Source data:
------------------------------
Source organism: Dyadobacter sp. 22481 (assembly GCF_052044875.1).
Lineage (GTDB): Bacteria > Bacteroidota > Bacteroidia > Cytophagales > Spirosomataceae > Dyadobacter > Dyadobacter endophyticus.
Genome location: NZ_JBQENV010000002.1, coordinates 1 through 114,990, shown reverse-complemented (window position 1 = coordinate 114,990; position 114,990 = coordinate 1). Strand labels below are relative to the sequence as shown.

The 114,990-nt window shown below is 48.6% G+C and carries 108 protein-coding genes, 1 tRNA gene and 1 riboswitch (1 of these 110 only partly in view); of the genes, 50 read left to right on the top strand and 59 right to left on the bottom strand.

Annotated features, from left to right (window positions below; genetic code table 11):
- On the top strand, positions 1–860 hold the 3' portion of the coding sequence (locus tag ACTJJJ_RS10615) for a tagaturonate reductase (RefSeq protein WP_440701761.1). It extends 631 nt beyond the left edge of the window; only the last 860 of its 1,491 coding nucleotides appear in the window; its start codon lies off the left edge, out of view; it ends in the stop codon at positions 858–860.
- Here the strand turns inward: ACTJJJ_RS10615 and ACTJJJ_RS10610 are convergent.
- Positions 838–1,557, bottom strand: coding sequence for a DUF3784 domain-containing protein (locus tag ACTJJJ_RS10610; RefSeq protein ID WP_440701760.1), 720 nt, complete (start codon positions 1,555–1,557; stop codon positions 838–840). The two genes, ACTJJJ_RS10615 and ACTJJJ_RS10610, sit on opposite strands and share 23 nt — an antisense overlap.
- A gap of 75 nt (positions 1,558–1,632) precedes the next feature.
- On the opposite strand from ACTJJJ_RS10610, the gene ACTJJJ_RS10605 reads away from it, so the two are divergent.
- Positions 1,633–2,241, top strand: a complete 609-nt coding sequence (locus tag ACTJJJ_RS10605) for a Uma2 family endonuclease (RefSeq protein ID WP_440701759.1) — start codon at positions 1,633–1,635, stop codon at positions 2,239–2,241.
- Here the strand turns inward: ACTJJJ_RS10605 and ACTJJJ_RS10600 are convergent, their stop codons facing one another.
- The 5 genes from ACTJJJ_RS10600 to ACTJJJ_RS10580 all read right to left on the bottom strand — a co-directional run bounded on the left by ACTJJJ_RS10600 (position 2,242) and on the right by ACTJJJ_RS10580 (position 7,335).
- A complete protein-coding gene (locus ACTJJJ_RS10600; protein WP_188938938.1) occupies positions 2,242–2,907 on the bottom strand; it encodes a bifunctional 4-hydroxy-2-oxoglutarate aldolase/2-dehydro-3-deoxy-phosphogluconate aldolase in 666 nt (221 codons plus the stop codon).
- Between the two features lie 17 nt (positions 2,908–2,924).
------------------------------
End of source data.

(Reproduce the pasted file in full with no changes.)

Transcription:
Source organism: Dyadobacter sp. 22481 (assembly GCF_052044875.1).
Lineage (GTDB): Bacteria > Bacteroidota > Bacteroidia > Cytophagales > Spirosomataceae > Dyadobacter > Dyadobacter endophyticus.
Genome location: NZ_JBQENV010000002.1, coordinates 1 through 114,990, shown reverse-complemented (window position 1 = coordinate 114,990; position 114,990 = coordinate 1). Strand labels below are relative to the sequence as shown.

The 114,990-nt window shown below is 48.6% G+C and carries 108 protein-coding genes, 1 tRNA gene and 1 riboswitch (1 of these 110 only partly in view); of the genes, 50 read left to right on the top strand and 59 right to left on the bottom strand.

Annotated features, from left to right (window positions below; genetic code table 11):
- On the top strand, positions 1–860 hold the 3' portion of the coding sequence (locus tag ACTJJJ_RS10615) for a tagaturonate reductase (RefSeq protein WP_440701761.1). It extends 631 nt beyond the left edge of the window; only the last 860 of its 1,491 coding nucleotides appear in the window; its start codon lies off the left edge, out of view; it ends in the stop codon at positions 858–860.
- Here the strand turns inward: ACTJJJ_RS10615 and ACTJJJ_RS10610 are convergent.
- Positions 838–1,557, bottom strand: coding sequence for a DUF3784 domain-containing protein (locus tag ACTJJJ_RS10610; RefSeq protein ID WP_440701760.1), 720 nt, complete (start codon positions 1,555–1,557; stop codon positions 838–840). The two genes, ACTJJJ_RS10615 and ACTJJJ_RS10610, sit on opposite strands and share 23 nt — an antisense overlap.
- A gap of 75 nt (positions 1,558–1,632) precedes the next feature.
- On the opposite strand from ACTJJJ_RS10610, the gene ACTJJJ_RS10605 reads away from it, so the two are divergent.
- Positions 1,633–2,241, top strand: a complete 609-nt coding sequence (locus tag ACTJJJ_RS10605) for a Uma2 family endonuclease (RefSeq protein ID WP_440701759.1) — start codon at positions 1,633–1,635, stop codon at positions 2,239–2,241.
- Here the strand turns inward: ACTJJJ_RS10605 and ACTJJJ_RS10600 are convergent, their stop codons facing one another.
- The 5 genes from ACTJJJ_RS10600 to ACTJJJ_RS10580 all read right to left on the bottom strand — a co-directional run bounded on the left by ACTJJJ_RS10600 (position 2,242) and on the right by ACTJJJ_RS10580 (position 7,335).
- A complete protein-coding gene (locus ACTJJJ_RS10600; protein WP_188938938.1) occupies positions 2,242–2,907 on the bottom strand; it encodes a bifunctional 4-hydroxy-2-oxoglutarate aldolase/2-dehydro-3-deoxy-phosphogluconate aldolase in 666 nt (221 codons plus the stop codon).
- Between the two features lie 17 nt (positions 2,908–2,924).